“Updated” ALTA/NSPS Land Title Surveys
An all too common scenario in the life of any surveyor is the request to "update" an existing ALTA/NSPS Land Title Survey and to do so at a rock bottom price. After all, “Nothing has changed and all you need to do is recertify it, right?”
“I get this request quite often,” says Brent Peters, Land Survey Leader – Minneapolis, “and I beg to differ. When dealing with an ALTA/NSPS Land Title Survey, there is no such thing as an “update,” there is only a new survey. This so called updated survey should not be confused with a revision, which does not require a new signature or certification date.”
There are many articles, essays, and treatises on the form and function of an ALTA survey, and this short commentary will not attempt to add to that narrative. Instead, it will attempt to describe why, in this surveyor's opinion, there is no such thing as an updated ALTA survey.
First and foremost, any ALTA survey that bears a new signature and/or certification date is nothing less than a new survey. Irrespective of the fact that the surveyor has performed the survey previously, there are several requirements within the minimum standards that the surveyor needs to meet. For instance, a surveyor “shall be required to revisit the site in order to meet ALTA/NSPS legal requirements regarding certification dates for field work.” This visit entails a re-evaluation of the site from the same perspective as the original survey and involves the survey crew inspecting the site for changes to physical improvements, searching for evidence of easements or claims not found within the public record, and looking for evidence of adverse uses; all of which can adversely affect title to the insured real estate. In addition to the required site visit, the surveyor of record is required to reexamine the easements and encumbrances provided within the title commitment and record research.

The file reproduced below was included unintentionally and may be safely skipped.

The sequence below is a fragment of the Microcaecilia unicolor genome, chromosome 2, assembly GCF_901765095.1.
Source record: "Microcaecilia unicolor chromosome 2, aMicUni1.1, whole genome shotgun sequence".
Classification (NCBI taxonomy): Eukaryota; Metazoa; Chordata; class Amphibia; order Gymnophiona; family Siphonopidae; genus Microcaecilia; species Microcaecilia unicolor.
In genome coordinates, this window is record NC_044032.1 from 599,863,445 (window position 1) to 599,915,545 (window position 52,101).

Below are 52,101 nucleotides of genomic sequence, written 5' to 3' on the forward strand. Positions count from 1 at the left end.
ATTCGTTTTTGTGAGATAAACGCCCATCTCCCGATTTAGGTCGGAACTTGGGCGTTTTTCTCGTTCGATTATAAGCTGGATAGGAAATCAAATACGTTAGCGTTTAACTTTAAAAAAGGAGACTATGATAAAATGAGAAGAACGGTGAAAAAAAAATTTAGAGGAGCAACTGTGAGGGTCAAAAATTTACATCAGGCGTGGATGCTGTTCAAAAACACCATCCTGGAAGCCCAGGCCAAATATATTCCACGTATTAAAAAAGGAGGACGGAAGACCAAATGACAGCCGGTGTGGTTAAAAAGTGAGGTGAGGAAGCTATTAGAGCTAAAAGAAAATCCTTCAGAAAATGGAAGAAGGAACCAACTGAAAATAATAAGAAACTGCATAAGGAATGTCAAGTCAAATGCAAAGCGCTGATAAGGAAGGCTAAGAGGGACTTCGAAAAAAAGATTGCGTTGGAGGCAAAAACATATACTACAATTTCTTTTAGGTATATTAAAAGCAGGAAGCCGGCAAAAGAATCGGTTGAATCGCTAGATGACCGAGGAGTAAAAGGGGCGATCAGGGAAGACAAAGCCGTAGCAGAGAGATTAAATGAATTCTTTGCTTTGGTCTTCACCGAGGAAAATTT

When the field and office work are completed, these findings are then compiled and certified as to the new date and current conditions, thereby effectively creating a new ALTA Survey with a new snapshot in time. There are many times that we perform an “update” of a survey that was completed one or two years ago, only to find that the site conditions have changed (e.g. a building expansion) or that there have been new easements created on the property.
Secondly we need to look at the update request from a liability perspective. The liability a surveyor incurs in the re-issuance, or an "update" of an ALTA survey, is commensurate to the liability of an entirely new survey. No professional surveyor should assume this liability at unfair and diminished fees.
ALTA/NSPS Land Title Surveys are one of the greatest tools an investor can use to evaluate a particular piece of real property. While having a prior survey “updated” undoubtedly will save you time and money, it’s important to understand the value it provides and the effect a current ALTA survey can have on your investment.
“Westwood surveyors are a first line of defense in risk management for clients and owners,” notes Brent. “We want nothing more than to provide an accurate and legal land document to help avoid or minimize their impact."